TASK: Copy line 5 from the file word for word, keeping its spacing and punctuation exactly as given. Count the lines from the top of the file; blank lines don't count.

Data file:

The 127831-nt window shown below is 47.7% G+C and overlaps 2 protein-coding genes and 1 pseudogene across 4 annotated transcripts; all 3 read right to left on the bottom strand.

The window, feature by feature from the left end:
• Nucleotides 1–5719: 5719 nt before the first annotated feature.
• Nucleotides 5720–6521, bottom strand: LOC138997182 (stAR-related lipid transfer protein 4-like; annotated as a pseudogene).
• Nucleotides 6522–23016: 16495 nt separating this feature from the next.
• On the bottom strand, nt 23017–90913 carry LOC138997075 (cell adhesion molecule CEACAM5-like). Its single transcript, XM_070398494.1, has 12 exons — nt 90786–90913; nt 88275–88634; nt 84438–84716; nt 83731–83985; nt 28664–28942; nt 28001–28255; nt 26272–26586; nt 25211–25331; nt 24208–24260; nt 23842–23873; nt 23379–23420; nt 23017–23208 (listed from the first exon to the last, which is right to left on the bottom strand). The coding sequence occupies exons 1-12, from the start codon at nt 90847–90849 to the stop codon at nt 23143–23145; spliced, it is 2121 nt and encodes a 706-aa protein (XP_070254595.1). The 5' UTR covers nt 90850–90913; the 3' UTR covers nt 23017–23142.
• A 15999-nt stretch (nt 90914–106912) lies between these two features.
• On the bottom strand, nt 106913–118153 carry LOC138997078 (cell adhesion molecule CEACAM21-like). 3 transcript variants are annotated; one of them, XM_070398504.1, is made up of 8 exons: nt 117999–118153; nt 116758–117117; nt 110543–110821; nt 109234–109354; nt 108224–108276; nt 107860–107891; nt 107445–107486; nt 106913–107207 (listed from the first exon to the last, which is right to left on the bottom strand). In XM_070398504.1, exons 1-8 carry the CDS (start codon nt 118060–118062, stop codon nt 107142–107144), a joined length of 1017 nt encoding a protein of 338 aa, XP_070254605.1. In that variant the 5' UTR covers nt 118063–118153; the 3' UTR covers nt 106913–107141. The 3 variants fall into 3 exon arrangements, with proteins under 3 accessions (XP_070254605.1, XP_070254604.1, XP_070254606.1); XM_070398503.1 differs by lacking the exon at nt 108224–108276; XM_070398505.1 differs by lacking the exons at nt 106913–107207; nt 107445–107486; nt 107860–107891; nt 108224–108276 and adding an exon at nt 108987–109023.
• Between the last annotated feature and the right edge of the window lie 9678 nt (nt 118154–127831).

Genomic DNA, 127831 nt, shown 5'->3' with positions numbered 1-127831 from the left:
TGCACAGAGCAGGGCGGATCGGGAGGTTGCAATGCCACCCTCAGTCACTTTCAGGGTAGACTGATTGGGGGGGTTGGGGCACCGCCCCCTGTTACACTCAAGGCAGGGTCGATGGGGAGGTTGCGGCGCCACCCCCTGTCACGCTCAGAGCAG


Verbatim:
• Nucleotides 6522–23016: 16495 nt separating this feature from the next.